The following is a brief review of IBM SPSS for marketing analytics and metrics.
I first heard of and used IBM SPSS for the first time towards the end of my second year of university. The context for using and learning about SPSS was marketing analytics and metrics. The module introduced students to various descriptive and data analysis techniques which will allow students to design research projects appropriately and conduct the necessary data analysis within the context of marketing-related questions. Learning to improve the quality of marketing decisions, by grounding those decisions in metrics rather than the gut feelings or preferences of decision makers.
The module incorporated IBM SPSS during workshops, where data sets were provided along with marketing-related questions. Every student had access to download the latest version of IBM SPSS for free due to it being provided through a license as part of the module.
The first week began by introducing the SPSS software; covering the basics such as, how to:
- Open a dataset
- Save datasets
- Make changes to datasets
- Identify variables in an SPSS dataset
In the beginning SPSS doesn’t appear to be technically challenging. This was short lived when moving on to more technical challenges. The overall appearance and navigation of the software is very outdated and to someone not in the tech field it seems like there would be a quicker way of achieving the same result.
SPSS Data Entry
The class was given a simplistic questionnaire to fill in individually, the task was to then enter the data into a spreadsheet. From the questionnaire the individual decided how to code and label each variable. With a walk through provided by the lecture it was straight forward enough. However, I don’t think I would feel confident trying to do it without instructions.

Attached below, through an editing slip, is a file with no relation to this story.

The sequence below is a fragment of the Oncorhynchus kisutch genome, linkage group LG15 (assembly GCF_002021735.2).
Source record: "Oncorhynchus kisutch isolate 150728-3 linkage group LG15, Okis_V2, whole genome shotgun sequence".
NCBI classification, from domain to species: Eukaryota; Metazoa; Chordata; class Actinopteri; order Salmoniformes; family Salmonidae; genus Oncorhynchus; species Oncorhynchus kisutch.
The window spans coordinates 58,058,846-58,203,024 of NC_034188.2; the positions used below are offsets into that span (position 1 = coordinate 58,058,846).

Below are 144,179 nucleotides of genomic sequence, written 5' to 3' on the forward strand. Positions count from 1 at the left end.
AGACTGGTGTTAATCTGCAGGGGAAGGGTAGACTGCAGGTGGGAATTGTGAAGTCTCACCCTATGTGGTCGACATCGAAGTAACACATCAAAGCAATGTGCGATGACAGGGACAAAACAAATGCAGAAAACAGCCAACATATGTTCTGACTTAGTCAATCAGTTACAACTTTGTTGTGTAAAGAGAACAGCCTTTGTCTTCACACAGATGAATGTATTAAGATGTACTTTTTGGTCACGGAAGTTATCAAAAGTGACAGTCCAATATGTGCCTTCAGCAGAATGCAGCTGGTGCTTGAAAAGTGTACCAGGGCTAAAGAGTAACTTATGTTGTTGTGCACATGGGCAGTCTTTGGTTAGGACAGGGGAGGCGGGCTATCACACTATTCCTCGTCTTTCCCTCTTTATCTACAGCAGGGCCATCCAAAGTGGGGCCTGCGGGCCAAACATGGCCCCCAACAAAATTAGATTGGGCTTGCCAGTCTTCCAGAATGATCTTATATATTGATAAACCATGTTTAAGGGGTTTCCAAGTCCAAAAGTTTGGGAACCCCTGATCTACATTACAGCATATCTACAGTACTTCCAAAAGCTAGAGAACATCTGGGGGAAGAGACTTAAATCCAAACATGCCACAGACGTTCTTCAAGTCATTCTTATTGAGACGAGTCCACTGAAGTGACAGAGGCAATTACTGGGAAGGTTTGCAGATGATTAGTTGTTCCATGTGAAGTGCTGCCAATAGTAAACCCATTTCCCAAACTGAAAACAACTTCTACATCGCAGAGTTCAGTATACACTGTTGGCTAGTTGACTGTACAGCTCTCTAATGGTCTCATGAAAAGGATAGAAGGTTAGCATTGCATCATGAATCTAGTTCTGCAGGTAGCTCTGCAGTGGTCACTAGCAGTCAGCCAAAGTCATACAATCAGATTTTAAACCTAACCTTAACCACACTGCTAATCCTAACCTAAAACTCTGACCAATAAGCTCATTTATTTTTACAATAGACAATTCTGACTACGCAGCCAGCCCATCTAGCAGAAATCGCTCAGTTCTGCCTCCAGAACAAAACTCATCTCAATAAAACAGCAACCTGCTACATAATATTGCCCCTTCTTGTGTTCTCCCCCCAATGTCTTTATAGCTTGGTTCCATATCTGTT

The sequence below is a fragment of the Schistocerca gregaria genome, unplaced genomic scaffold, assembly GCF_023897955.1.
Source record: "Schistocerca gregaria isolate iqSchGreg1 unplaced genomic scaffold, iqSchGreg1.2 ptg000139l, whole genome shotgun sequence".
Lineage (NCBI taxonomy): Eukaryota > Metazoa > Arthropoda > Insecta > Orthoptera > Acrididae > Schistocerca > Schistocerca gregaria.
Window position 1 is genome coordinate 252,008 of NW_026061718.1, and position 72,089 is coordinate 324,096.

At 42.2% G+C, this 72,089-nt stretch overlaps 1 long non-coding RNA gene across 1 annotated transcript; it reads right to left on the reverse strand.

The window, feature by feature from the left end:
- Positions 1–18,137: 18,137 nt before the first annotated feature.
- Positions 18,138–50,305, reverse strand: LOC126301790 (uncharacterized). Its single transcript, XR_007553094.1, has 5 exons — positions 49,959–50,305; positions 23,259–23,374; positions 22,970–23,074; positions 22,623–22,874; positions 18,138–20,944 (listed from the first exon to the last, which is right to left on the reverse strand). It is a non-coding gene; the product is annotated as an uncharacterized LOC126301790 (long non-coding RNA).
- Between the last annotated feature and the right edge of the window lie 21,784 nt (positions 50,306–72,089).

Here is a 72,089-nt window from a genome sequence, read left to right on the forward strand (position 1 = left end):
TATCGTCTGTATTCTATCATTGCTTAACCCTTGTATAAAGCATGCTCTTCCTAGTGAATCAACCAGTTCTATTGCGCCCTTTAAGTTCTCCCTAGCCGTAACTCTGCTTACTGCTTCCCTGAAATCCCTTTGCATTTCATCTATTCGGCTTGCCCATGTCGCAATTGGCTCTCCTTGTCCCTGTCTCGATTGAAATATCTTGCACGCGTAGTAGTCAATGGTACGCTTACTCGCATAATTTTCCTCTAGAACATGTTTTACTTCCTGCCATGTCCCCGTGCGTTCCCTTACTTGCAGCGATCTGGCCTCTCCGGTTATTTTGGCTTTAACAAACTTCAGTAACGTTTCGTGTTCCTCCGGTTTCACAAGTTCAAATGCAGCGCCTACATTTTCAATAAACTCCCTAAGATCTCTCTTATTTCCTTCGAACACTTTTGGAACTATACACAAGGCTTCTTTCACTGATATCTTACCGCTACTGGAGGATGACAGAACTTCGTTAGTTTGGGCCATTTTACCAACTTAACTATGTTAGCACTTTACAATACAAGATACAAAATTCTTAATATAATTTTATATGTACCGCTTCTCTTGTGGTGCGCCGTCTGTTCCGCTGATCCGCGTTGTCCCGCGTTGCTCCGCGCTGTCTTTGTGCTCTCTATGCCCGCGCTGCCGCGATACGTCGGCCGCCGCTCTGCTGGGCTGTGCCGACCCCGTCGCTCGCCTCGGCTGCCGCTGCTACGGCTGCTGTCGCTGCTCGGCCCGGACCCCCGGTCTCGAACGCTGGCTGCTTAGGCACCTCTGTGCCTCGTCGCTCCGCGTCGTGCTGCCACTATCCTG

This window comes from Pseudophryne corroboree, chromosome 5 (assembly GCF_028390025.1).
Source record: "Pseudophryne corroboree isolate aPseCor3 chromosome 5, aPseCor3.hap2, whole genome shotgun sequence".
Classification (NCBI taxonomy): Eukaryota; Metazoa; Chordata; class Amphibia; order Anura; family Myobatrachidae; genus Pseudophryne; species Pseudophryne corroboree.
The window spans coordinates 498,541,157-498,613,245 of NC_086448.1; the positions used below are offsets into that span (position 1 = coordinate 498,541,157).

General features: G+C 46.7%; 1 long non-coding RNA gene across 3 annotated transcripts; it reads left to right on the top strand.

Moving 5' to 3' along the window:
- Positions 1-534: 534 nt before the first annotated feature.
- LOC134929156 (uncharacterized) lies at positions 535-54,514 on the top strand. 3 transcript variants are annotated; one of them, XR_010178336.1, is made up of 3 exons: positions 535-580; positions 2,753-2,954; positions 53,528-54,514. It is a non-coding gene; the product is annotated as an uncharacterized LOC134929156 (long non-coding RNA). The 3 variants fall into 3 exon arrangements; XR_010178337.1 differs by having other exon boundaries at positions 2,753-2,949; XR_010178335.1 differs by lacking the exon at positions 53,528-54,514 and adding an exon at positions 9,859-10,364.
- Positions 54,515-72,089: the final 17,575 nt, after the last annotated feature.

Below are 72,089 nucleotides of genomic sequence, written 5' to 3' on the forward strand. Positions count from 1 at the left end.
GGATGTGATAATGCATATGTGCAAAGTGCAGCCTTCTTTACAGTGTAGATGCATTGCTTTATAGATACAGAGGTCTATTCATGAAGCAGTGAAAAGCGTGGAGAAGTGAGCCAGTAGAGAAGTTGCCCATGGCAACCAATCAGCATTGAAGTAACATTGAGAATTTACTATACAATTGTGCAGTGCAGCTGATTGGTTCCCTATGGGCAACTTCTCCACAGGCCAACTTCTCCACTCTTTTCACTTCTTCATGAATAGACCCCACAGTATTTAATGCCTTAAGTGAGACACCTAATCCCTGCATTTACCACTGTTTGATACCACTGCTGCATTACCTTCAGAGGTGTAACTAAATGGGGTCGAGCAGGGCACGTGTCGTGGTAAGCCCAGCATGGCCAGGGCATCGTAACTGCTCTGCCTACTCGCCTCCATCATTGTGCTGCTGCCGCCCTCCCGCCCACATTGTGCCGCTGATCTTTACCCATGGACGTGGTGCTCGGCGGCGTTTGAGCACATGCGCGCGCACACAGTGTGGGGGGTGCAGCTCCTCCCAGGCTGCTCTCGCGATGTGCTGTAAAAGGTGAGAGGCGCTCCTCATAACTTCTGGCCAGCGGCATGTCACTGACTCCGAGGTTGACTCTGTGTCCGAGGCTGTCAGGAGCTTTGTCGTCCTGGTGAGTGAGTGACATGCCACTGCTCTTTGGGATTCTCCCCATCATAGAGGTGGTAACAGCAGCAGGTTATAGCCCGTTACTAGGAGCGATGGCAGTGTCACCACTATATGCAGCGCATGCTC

- Descriptive Analysis – Generating basic descriptive statistics, determination of measures of central tendency and dispersion, how to describe kurtosis and skewness.
- Hypothesis Testing – Hypothesis testing, categorising of hypothesis tests, hypothesis testing for cross-tabulation and cross-tabulation practice.
- Testing for Differences
- Exploring Relationships – Using regression analysis.
Presenting and Reporting Results
An important element of using SPSS for marketing analytics and metrics is being able to present and report results. This of course included displaying data in graph formats. However, throughout my experience with SPSS I found it frustrating that there was not a compatibility with Microsoft Word. This was worsened by the fact a lot of us were using windows computers… If you want to copy and paste graphs or tables, find a way to screenshot what you want to copy across, or input all of the data into excel and make a graph in that and copy to word. I know, I’m annoyed just thinking of having to do all of that too!
Andy Field, Discovering Statistics Using IBM SPSS Statistics
As you can probably tell I am not confident in my knowledge of SPSS when not following instructions on how to conduct a variety of tests. I ventured the library search site and immediately typed “IBM SPSS” and the fantastic, Discovering Statistics Using IBM SPSS Statistics, came up as one of the top choices. After flicking through the book I knew it was going to help.
Field writes in a way that is just easy to understand. If he can help you understand ANOVA then I am confident he can help you with anything. He manages to bring a humorous side to statistics, which is something I wouldn’t have ever though possible. With a whopping 1,057 pages of content including; how to use the book, 21 chapters covering a whole load of different topics, and more.
Using illustrations he creates an interesting story whilst providing a unique form of key to understand the different features of the book. Illustrations are used throughout to draw the readers attention to a particularly useful or important piece of information. Another great feature is the clear display of graphs and data tables.
The combination of IBM SPSS, Field’s Discovering Statistics, and marketing analytics made for the perfect combination. Field’s book clearly explains how to perform particular tasks on IBM SPSS, delving a lot deeper than what the module was covering. This is very useful for students who are studying business but want to understand more about statistics.
I personally feel confident about using IBM SPSS to do basic tasks such as testing for differences, descriptive analysis, and presenting and reporting results. However, I will be taking my Discovering Statistics book for support.